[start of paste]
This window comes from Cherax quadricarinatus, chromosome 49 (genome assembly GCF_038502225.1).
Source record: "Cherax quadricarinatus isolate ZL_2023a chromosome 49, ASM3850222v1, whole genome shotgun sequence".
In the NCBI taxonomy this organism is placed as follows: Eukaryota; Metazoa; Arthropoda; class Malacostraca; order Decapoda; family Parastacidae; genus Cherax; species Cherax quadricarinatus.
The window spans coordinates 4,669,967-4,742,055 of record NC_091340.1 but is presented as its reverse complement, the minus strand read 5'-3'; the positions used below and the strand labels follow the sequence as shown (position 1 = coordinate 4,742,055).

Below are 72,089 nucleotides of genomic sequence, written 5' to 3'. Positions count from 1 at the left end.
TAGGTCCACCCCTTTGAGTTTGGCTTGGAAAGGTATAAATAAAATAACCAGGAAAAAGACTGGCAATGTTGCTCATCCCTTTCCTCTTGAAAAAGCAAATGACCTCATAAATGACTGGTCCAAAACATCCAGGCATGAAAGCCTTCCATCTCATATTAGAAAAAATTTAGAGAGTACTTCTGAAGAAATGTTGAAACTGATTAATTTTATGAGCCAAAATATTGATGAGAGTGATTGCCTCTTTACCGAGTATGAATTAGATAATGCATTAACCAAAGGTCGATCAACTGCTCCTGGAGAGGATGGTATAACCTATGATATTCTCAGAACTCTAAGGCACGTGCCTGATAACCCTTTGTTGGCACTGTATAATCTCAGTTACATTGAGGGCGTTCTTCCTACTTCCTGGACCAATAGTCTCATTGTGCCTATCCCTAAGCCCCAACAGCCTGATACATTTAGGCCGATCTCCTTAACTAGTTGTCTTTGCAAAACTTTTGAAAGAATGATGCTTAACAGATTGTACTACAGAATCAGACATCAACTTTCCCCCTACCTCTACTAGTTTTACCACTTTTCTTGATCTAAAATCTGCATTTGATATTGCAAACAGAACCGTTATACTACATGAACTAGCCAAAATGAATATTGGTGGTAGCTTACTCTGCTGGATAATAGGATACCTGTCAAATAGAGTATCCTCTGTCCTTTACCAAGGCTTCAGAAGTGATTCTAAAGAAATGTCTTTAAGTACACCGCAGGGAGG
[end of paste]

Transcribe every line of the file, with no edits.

This window comes from Cherax quadricarinatus, chromosome 49 (genome assembly GCF_038502225.1).
Source record: "Cherax quadricarinatus isolate ZL_2023a chromosome 49, ASM3850222v1, whole genome shotgun sequence".
In the NCBI taxonomy this organism is placed as follows: Eukaryota; Metazoa; Arthropoda; class Malacostraca; order Decapoda; family Parastacidae; genus Cherax; species Cherax quadricarinatus.
The window spans coordinates 4,669,967-4,742,055 of record NC_091340.1 but is presented as its reverse complement, the minus strand read 5'-3'; the positions used below and the strand labels follow the sequence as shown (position 1 = coordinate 4,742,055).

Below are 72,089 nucleotides of genomic sequence, written 5' to 3'. Positions count from 1 at the left end.
TAGGTCCACCCCTTTGAGTTTGGCTTGGAAAGGTATAAATAAAATAACCAGGAAAAAGACTGGCAATGTTGCTCATCCCTTTCCTCTTGAAAAAGCAAATGACCTCATAAATGACTGGTCCAAAACATCCAGGCATGAAAGCCTTCCATCTCATATTAGAAAAAATTTAGAGAGTACTTCTGAAGAAATGTTGAAACTGATTAATTTTATGAGCCAAAATATTGATGAGAGTGATTGCCTCTTTACCGAGTATGAATTAGATAATGCATTAACCAAAGGTCGATCAACTGCTCCTGGAGAGGATGGTATAACCTATGATATTCTCAGAACTCTAAGGCACGTGCCTGATAACCCTTTGTTGGCACTGTATAATCTCAGTTACATTGAGGGCGTTCTTCCTACTTCCTGGACCAATAGTCTCATTGTGCCTATCCCTAAGCCCCAACAGCCTGATACATTTAGGCCGATCTCCTTAACTAGTTGTCTTTGCAAAACTTTTGAAAGAATGATGCTTAACAGATTGTACTACAGAATCAGACATCAACTTTCCCCCTACCTCTACTAGTTTTACCACTTTTCTTGATCTAAAATCTGCATTTGATATTGCAAACAGAACCGTTATACTACATGAACTAGCCAAAATGAATATTGGTGGTAGCTTACTCTGCTGGATAATAGGATACCTGTCAAATAGAGTATCCTCTGTCCTTTACCAAGGCTTCAGAAGTGATTCTAAAGAAATGTCTTTAAGTACACCGCAGGGAGG